Lorin Hochstein has a great, short post about the distinction between modernism and post-modernism, and the connection to software engineering. In short, modernists believe that the world is turbulent and dynamic, and can be constantly remade anew; while post-modernists believe that “we can never cast off our history and start…
It took Netflix more than a decade to demonstrate that a personalized experience improved retention. But consistent growth in…
“Why did I do this? It seemed like a weird gimmick and a fun challenge. Like with many of my weird creative projects, for most of the time I assumed that this will fail — after all, I have heard of anyone doing something like this, and I had no idea if the tech was even available — but at least I will learn something.”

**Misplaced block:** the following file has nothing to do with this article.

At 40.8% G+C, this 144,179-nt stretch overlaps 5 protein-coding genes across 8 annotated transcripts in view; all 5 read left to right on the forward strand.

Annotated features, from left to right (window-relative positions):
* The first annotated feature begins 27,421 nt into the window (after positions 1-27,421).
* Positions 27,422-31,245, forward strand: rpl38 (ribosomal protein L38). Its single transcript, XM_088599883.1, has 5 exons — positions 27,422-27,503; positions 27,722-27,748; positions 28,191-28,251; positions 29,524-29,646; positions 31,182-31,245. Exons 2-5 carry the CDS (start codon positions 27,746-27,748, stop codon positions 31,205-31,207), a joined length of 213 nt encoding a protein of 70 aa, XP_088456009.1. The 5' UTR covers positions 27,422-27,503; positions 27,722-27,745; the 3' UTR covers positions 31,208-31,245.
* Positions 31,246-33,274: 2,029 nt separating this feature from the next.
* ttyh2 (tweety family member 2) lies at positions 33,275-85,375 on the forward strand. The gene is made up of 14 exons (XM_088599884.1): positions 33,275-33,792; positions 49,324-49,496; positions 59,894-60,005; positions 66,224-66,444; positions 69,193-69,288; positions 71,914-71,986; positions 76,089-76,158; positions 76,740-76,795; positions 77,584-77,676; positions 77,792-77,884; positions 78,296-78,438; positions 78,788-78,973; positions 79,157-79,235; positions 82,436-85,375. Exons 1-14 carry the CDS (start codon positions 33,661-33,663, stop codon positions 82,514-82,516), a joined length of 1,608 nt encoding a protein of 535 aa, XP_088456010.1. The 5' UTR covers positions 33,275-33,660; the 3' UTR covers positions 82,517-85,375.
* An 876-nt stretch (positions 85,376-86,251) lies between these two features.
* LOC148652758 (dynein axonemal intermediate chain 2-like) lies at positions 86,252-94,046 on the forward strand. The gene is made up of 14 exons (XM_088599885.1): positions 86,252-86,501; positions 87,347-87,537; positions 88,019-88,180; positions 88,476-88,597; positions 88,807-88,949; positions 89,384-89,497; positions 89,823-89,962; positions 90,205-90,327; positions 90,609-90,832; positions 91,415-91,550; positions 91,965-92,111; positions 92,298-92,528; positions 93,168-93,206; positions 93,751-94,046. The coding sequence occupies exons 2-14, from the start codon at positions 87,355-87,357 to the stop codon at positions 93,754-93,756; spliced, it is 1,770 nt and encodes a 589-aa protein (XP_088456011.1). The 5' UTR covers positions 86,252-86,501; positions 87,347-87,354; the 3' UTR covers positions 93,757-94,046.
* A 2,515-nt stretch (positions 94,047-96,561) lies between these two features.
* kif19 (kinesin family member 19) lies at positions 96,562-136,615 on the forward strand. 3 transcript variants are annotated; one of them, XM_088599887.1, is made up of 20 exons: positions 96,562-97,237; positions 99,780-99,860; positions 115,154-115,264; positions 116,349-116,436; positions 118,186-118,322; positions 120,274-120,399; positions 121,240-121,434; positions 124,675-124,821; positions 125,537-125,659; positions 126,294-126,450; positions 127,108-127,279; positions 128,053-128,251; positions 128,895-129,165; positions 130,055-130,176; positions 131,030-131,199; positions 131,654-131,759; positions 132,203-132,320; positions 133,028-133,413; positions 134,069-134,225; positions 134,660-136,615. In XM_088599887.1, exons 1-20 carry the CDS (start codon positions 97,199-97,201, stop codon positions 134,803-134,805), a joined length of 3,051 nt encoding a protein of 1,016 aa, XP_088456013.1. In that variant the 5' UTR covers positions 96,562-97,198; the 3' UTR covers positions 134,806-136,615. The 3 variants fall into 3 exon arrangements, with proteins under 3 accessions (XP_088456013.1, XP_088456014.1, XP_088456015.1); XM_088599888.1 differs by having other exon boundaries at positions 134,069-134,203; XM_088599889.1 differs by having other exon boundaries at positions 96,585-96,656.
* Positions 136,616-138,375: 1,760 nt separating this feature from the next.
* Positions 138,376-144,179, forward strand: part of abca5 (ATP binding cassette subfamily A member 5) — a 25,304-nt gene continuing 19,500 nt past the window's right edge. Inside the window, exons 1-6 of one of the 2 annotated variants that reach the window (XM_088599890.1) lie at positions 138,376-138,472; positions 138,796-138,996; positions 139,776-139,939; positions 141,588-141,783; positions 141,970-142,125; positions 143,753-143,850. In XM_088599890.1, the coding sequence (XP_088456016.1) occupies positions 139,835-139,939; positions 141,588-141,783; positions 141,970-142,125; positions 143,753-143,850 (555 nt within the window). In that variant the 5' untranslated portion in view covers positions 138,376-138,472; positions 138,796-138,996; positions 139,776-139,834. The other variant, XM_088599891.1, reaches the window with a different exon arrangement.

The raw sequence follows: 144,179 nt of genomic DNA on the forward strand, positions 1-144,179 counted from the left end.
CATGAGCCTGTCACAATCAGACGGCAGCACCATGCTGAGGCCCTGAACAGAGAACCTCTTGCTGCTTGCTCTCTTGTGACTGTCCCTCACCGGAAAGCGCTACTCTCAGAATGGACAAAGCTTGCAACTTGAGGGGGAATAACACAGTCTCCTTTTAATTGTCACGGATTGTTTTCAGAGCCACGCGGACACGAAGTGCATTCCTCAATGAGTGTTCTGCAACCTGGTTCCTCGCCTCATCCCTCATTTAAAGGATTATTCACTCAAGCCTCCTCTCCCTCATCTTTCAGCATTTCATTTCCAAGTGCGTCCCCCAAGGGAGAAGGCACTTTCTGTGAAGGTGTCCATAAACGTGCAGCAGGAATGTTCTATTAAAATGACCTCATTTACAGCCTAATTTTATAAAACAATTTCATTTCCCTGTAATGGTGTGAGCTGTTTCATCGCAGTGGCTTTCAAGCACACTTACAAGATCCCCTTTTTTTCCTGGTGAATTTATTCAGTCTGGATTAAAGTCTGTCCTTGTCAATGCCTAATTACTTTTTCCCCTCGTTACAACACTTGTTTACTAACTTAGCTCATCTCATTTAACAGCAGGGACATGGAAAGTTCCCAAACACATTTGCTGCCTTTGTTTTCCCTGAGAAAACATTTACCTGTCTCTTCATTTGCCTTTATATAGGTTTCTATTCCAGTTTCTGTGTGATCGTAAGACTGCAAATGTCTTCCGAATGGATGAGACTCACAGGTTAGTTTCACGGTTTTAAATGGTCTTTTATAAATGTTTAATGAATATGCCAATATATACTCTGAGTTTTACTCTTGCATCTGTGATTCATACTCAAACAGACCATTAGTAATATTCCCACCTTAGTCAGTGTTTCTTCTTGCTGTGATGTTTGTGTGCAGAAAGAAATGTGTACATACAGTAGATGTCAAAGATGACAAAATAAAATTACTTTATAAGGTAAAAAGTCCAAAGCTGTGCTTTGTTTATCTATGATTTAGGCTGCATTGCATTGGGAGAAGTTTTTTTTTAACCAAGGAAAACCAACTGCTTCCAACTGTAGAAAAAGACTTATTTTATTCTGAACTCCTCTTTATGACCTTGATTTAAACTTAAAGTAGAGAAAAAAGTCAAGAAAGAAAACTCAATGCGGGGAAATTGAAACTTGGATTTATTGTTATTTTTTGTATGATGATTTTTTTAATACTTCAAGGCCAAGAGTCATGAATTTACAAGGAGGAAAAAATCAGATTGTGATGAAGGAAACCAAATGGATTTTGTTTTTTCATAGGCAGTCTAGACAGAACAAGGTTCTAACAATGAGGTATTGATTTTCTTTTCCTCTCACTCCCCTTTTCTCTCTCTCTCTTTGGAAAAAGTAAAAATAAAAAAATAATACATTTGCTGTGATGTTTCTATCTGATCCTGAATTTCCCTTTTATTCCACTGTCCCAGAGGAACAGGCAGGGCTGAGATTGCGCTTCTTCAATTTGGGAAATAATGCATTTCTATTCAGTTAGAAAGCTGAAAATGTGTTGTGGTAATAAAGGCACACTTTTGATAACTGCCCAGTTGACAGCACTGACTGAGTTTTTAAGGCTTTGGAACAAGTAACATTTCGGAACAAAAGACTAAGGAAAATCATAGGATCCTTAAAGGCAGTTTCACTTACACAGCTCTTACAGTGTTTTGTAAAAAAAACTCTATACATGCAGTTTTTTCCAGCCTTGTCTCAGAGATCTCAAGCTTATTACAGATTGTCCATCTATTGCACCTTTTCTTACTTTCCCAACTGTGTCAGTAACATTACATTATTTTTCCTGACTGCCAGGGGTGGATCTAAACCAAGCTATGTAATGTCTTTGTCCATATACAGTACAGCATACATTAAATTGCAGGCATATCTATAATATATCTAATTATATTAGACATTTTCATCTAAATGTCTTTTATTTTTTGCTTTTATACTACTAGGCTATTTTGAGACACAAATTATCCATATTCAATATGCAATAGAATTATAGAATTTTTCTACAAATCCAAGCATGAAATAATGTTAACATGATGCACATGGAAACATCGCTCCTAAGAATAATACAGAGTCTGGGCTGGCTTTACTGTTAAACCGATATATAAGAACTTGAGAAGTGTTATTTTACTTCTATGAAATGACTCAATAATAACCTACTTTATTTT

If you haven’t watched it yet, you should. I won’t spoil it for you.
This post from Cory Doctorow is one of the best pieces on blogging I’ve ever read. Twenty years of a sustained practice of thinking in public; Cory’s ongoing work at Boing Boing and on his personal sites is inspiring. I loved his notion of writing to build an audience, instead of writing to serve an audience.
Keep a domain around long enough, and unsolicited spam hilarity ensues. From a recent email:
Hi Michael! I’m [[redacted]]. Your site, theobvious.com, has sparked my interest to contribute articles and resources in the various topics that you cover. I especially enjoyed one of your latest posts, and therefore decided to reach out to you.
My latest post on theobvious.com? September 2003.